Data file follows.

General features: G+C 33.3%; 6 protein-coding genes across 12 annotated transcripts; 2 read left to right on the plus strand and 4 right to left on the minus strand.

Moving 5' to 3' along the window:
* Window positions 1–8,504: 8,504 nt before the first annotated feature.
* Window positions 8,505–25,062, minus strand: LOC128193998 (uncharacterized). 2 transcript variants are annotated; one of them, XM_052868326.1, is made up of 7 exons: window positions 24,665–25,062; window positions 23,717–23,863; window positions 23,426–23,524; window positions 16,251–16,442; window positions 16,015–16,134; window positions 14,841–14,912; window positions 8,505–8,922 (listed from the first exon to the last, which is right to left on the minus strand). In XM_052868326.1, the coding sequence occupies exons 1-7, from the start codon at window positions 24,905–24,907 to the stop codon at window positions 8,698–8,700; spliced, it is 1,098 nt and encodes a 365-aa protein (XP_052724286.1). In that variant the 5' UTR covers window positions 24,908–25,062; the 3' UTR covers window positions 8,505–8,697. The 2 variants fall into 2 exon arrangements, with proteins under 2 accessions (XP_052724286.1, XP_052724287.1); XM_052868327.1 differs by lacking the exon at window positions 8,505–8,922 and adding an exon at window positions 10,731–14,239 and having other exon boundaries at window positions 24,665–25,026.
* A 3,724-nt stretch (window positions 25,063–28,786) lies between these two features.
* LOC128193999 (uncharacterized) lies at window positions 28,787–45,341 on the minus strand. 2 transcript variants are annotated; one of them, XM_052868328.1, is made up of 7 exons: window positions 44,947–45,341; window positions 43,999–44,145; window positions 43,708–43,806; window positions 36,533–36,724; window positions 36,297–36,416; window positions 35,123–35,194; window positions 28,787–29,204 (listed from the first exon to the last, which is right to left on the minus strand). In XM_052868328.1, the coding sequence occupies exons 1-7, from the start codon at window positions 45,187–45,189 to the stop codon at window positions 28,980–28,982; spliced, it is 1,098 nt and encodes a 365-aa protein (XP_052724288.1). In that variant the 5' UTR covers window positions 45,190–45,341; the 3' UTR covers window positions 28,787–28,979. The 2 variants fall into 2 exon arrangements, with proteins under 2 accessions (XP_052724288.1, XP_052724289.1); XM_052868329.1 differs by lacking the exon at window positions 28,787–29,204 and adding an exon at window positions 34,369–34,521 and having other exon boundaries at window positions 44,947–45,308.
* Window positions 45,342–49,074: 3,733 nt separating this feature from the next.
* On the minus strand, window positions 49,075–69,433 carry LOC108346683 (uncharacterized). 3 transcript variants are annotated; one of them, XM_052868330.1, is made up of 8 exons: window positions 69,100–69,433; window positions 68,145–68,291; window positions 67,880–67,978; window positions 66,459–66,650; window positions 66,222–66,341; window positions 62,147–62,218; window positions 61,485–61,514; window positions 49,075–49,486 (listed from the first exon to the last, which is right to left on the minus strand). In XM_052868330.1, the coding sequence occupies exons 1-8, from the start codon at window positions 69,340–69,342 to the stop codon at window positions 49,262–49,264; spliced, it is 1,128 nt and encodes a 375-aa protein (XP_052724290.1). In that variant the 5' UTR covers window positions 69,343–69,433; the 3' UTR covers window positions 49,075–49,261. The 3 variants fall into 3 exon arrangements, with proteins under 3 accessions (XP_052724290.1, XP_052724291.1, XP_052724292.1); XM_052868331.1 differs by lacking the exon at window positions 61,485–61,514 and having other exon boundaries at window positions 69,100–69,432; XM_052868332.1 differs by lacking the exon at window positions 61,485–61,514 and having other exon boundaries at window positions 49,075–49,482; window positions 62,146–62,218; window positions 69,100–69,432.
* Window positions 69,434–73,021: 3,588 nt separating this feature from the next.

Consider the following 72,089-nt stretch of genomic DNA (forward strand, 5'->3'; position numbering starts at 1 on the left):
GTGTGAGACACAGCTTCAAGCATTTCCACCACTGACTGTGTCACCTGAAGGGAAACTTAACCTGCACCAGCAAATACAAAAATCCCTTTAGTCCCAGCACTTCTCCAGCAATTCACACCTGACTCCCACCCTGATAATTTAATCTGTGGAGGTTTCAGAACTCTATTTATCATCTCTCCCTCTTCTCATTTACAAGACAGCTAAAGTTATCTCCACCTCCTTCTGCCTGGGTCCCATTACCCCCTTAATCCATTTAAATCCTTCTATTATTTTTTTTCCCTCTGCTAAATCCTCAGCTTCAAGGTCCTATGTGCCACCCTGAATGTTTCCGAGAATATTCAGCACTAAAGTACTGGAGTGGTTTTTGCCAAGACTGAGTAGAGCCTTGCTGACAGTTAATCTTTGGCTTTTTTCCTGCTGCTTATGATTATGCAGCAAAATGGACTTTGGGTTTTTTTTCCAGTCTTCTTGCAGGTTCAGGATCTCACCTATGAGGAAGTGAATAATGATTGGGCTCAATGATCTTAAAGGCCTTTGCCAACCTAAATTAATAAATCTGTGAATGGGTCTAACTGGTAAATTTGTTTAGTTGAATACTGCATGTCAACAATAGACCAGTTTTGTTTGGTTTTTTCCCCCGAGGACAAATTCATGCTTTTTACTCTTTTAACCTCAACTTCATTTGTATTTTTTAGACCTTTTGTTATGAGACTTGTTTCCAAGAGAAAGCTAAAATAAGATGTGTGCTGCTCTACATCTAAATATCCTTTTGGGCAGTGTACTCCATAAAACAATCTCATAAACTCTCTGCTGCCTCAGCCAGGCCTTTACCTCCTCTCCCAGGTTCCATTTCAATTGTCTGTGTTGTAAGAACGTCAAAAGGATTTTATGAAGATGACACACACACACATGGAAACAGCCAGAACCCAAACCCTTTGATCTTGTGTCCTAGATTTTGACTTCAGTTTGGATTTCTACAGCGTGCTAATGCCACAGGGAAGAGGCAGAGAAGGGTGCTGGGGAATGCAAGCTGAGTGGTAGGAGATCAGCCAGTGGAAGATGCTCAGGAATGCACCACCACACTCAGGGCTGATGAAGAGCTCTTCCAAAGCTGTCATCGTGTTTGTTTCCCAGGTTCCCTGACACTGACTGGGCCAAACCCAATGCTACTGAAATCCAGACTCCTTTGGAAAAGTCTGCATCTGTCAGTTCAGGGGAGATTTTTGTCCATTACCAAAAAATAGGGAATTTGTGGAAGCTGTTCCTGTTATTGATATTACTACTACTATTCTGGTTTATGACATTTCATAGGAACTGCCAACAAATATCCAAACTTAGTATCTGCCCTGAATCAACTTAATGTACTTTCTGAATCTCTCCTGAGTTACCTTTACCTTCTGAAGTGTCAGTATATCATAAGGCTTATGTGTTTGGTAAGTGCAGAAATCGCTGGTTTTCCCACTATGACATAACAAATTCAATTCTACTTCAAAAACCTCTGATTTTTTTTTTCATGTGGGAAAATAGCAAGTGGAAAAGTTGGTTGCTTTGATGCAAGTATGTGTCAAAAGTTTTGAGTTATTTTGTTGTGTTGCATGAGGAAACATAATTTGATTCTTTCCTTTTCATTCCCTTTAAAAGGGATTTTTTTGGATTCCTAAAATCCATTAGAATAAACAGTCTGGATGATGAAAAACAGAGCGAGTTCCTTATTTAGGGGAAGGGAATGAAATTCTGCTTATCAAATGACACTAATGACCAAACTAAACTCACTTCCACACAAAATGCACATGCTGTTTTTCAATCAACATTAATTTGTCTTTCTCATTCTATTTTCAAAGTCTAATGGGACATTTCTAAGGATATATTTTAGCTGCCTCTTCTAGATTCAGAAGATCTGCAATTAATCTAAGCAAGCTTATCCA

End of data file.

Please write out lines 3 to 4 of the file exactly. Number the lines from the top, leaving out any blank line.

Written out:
* Window positions 1–8,504: 8,504 nt before the first annotated feature.
* Window positions 8,505–25,062, minus strand: LOC128193998 (uncharacterized). 2 transcript variants are annotated; one of them, XM_052868326.1, is made up of 7 exons: window positions 24,665–25,062; window positions 23,717–23,863; window positions 23,426–23,524; window positions 16,251–16,442; window positions 16,015–16,134; window positions 14,841–14,912; window positions 8,505–8,922 (listed from the first exon to the last, which is right to left on the minus strand). In XM_052868326.1, the coding sequence occupies exons 1-7, from the start codon at window positions 24,905–24,907 to the stop codon at window positions 8,698–8,700; spliced, it is 1,098 nt and encodes a 365-aa protein (XP_052724286.1). In that variant the 5' UTR covers window positions 24,908–25,062; the 3' UTR covers window positions 8,505–8,697. The 2 variants fall into 2 exon arrangements, with proteins under 2 accessions (XP_052724286.1, XP_052724287.1); XM_052868327.1 differs by lacking the exon at window positions 8,505–8,922 and adding an exon at window positions 10,731–14,239 and having other exon boundaries at window positions 24,665–25,026.